Are the feisty women finally taking over? Meadow, Adriana, and Janice all grow in importance on the season's second episode, says Bruce Fretts
Drea de Matteo, The Sopranos
Credit: The Sopranos: Barry Wetcher
James Gandolfini

Are the feisty women finally taking over?

During the last season of ”The Sopranos,” there was a lot of talk about whether the drama was misogynistic because it depicted violence against women (especially the fatal beating of a stripper and the rape of Lorraine Bracco’s Dr. Melfi). Lost in the debate was the point that the show didn’t glamorize this sexist brutality, but rather depicted it as an ugly fact of these criminals? lives.

The fact of the matter is, the female characters are just as strong and complex as the males, even though the series ostensibly deals with the super-high-testosterone world of goodfellas. Take this season?s second episode, “No-Show.” It was the women who drove the major plotlines — and no, it wasn?t Melfi or Edie Falco?s Carmela.

Meadow Soprano (Jamie-Lynn Sigler) It seems that the don?s daughter has inherited his depressive tendencies. Still mourning the murder of ex-boyfriend Jackie Jr., the premed student spent her post-freshman summer sleeping in and blowing off jobs (an ironic parallel to the payroll-padding construction-site scam that provided the episode?s title). After she announced that she was taking a year off to tour Europe, her parents sent her to a faux-hip shrink (the hilarious Linda Lavin), who unexpectedly recommended she disobey her folks? orders forbidding her to go. Meadow eventually caved, enrolling late in classes at Columbia, but not before blowing dear old dad?s cover by venomously addressing him as “Mr. Mob Boss.” Will her choice of a philosophy class called “Morality, Self, and Society” lead her to question her parents? ethics even more deeply? Stay tuned.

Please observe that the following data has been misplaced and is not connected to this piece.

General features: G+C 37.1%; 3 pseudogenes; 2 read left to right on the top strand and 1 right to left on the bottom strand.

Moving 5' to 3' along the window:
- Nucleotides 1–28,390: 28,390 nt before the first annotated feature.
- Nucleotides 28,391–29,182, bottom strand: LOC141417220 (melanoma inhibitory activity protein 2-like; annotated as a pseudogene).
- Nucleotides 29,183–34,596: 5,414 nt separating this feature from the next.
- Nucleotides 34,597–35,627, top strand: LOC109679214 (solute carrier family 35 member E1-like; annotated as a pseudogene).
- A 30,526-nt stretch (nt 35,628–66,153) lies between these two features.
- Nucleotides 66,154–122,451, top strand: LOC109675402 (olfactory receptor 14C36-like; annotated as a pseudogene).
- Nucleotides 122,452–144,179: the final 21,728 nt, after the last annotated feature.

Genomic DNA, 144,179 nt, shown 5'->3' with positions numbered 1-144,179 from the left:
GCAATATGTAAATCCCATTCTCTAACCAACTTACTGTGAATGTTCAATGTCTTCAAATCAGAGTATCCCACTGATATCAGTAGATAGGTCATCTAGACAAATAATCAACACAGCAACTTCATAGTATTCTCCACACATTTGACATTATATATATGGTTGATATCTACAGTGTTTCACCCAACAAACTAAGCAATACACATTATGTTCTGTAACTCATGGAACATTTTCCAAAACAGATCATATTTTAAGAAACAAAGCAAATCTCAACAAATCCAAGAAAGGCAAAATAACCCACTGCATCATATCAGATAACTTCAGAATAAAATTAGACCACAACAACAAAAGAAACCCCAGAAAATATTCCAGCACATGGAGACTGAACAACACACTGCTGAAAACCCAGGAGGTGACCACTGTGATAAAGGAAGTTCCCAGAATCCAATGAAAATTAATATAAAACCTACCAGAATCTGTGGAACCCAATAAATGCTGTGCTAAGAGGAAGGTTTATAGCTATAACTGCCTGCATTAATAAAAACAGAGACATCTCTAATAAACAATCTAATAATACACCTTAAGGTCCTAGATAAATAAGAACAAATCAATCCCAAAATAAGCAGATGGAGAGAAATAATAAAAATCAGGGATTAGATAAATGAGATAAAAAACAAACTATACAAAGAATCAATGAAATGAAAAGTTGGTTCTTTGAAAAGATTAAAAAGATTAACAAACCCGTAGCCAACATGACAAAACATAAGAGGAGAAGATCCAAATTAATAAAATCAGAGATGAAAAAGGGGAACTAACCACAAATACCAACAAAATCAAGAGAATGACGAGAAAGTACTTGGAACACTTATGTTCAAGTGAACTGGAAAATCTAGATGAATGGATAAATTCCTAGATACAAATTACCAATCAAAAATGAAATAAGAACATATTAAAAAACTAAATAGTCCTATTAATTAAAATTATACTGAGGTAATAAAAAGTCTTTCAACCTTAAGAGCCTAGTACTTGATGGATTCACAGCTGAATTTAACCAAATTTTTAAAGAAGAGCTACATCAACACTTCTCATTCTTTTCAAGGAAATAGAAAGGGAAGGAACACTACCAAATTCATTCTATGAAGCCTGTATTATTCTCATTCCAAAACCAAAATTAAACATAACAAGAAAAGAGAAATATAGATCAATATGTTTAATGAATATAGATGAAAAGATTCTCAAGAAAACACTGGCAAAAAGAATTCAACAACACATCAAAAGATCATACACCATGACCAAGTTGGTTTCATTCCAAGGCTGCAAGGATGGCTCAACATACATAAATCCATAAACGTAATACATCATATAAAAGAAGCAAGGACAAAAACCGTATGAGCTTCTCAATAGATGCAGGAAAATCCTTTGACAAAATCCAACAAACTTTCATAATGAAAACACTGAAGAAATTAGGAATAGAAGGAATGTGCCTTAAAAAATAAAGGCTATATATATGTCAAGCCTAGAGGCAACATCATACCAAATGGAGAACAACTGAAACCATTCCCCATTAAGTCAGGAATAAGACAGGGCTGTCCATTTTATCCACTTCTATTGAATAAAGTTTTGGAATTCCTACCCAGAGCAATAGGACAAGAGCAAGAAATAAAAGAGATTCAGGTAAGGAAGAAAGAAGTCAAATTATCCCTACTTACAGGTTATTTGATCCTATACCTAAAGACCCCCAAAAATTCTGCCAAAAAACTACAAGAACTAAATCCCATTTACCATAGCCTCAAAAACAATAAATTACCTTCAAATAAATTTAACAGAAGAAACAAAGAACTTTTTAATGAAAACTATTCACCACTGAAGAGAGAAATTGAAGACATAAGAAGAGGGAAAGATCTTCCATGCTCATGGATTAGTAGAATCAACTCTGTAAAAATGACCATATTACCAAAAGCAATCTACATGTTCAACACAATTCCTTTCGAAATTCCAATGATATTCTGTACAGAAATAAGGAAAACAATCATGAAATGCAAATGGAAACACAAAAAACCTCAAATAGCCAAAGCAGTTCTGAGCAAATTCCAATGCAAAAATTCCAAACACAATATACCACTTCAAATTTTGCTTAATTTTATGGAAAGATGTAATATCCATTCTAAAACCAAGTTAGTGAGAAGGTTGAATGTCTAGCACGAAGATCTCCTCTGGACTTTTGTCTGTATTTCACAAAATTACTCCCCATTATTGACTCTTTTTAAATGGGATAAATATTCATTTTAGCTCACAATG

Adriana La Cerva (Drea De Matteo) and Deborah Ciccerone (Lola Glaudini) The undercover-agent subplot came to a head much faster than I expected, but that?s the great thing about “The Sopranos” — it doesn?t play by conventional TV rules. Fed Deborah (a.k.a. “Danielle”) lost Adriana?s confidence after her acting-capo fiance Christopher (Michael Imperioli) clumsily tried to instigate a three-way with them. So the FBI decided to scrap the operation and immediately put the squeeze on Ade, who was told if she doesn?t become a stoolie, she could face a 25-year prison term on drug charges. Adriana?s response: She vomited all over the government?s table, not to mention the new Harry Winston bracelet Chrissy had given her, boasting classily, “it?s got more carrots than Bugs Bunny.”

Janice Soprano (Aida Turturro) Somebody needs to give Tony?s big sister a copy of ”Smart Women, Foolish Choices.” Her affair with Ralphie Cifaretto (Joe Pantoliano), who incidentally was the guy who beat that stripper to death, can only lead to trouble. You can see the attraction: Ralphie cited Janice?s “earthy quality” (or, as a fellow wiseguy translated it, “big tits”), while she lauded his “sense of style” (the guy does sport a wicked ascot). But as Tony reminded Janice, “I had to haul your last boyfriend out of your kitchen in a Hefty bag.” That would be Richie Aprile (David Proval), whose sister-in-law Rosalie (Sharon Angela) is Ralphie?s above-board girlfriend. Ah, what a tangled romantic web these Mob molls weave!

How well do you think “The Sopranos” treats its women?

James Gandolfini
The Sopranos
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